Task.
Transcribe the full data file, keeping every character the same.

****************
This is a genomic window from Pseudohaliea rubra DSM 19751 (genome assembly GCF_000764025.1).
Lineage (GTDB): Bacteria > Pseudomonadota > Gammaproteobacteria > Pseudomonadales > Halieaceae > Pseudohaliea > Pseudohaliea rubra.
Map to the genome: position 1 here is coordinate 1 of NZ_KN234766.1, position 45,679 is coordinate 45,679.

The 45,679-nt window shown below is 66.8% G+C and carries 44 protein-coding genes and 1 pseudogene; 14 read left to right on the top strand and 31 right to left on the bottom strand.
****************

This is a genomic window from Pseudohaliea rubra DSM 19751 (genome assembly GCF_000764025.1).
Lineage (GTDB): Bacteria > Pseudomonadota > Gammaproteobacteria > Pseudomonadales > Halieaceae > Pseudohaliea > Pseudohaliea rubra.
Map to the genome: position 1 here is coordinate 1 of NZ_KN234766.1, position 45,679 is coordinate 45,679.

The 45,679-nt window shown below is 66.8% G+C and carries 44 protein-coding genes and 1 pseudogene; 14 read left to right on the top strand and 31 right to left on the bottom strand.